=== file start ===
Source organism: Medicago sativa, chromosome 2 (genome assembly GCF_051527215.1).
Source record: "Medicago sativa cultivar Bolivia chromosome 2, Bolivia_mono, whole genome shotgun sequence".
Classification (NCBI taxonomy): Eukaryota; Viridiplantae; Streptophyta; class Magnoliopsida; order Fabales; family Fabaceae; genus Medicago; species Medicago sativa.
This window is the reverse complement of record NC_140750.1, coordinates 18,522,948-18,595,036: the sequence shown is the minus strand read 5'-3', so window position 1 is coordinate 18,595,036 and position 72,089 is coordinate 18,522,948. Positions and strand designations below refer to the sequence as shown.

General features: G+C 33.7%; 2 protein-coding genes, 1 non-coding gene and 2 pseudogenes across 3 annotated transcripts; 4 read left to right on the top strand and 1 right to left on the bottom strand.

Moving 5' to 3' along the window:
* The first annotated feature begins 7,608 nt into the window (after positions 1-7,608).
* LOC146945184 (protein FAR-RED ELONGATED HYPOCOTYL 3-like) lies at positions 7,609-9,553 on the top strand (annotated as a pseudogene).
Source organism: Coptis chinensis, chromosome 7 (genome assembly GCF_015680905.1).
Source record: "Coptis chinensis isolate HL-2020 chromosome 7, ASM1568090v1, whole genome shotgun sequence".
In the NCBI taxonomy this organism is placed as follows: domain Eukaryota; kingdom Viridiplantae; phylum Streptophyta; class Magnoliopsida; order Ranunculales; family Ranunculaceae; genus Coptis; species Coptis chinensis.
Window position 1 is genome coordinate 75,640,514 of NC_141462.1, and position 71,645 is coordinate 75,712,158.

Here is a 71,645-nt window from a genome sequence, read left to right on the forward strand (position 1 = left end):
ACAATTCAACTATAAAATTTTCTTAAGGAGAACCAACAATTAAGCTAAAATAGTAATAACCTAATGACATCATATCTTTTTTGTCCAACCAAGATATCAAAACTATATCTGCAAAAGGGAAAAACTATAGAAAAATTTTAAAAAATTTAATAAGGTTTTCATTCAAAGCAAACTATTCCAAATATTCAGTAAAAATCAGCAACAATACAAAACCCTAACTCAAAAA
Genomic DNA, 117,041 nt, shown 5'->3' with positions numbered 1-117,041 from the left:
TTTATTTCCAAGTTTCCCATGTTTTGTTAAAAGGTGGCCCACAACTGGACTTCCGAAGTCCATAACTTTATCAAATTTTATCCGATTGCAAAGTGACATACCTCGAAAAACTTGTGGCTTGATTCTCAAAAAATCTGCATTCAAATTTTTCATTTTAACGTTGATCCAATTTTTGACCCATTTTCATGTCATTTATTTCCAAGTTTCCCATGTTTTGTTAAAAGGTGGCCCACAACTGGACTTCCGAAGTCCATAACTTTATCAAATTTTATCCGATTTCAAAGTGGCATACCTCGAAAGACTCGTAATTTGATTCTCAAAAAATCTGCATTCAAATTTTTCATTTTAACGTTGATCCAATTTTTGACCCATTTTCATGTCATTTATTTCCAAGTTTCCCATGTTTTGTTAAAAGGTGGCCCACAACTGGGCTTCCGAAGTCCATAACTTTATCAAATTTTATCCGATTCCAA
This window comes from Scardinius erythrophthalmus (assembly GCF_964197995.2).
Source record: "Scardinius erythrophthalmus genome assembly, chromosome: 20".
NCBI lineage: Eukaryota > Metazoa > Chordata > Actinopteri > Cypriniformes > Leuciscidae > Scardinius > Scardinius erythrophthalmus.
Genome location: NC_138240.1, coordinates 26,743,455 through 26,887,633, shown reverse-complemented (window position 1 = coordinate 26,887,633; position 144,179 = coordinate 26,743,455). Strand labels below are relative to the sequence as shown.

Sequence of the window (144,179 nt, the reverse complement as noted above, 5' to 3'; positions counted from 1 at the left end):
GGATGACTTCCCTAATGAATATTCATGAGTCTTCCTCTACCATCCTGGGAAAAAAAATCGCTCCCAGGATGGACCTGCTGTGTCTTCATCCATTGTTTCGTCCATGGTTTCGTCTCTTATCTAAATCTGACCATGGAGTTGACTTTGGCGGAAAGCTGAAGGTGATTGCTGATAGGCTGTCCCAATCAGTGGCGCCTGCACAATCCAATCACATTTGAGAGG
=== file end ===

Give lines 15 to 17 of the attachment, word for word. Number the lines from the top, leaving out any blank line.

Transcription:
Genomic DNA, 117,041 nt, shown 5'->3' with positions numbered 1-117,041 from the left:
TTTATTTCCAAGTTTCCCATGTTTTGTTAAAAGGTGGCCCACAACTGGACTTCCGAAGTCCATAACTTTATCAAATTTTATCCGATTGCAAAGTGACATACCTCGAAAAACTTGTGGCTTGATTCTCAAAAAATCTGCATTCAAATTTTTCATTTTAACGTTGATCCAATTTTTGACCCATTTTCATGTCATTTATTTCCAAGTTTCCCATGTTTTGTTAAAAGGTGGCCCACAACTGGACTTCCGAAGTCCATAACTTTATCAAATTTTATCCGATTTCAAAGTGGCATACCTCGAAAGACTCGTAATTTGATTCTCAAAAAATCTGCATTCAAATTTTTCATTTTAACGTTGATCCAATTTTTGACCCATTTTCATGTCATTTATTTCCAAGTTTCCCATGTTTTGTTAAAAGGTGGCCCACAACTGGGCTTCCGAAGTCCATAACTTTATCAAATTTTATCCGATTCCAA
This window comes from Scardinius erythrophthalmus (assembly GCF_964197995.2).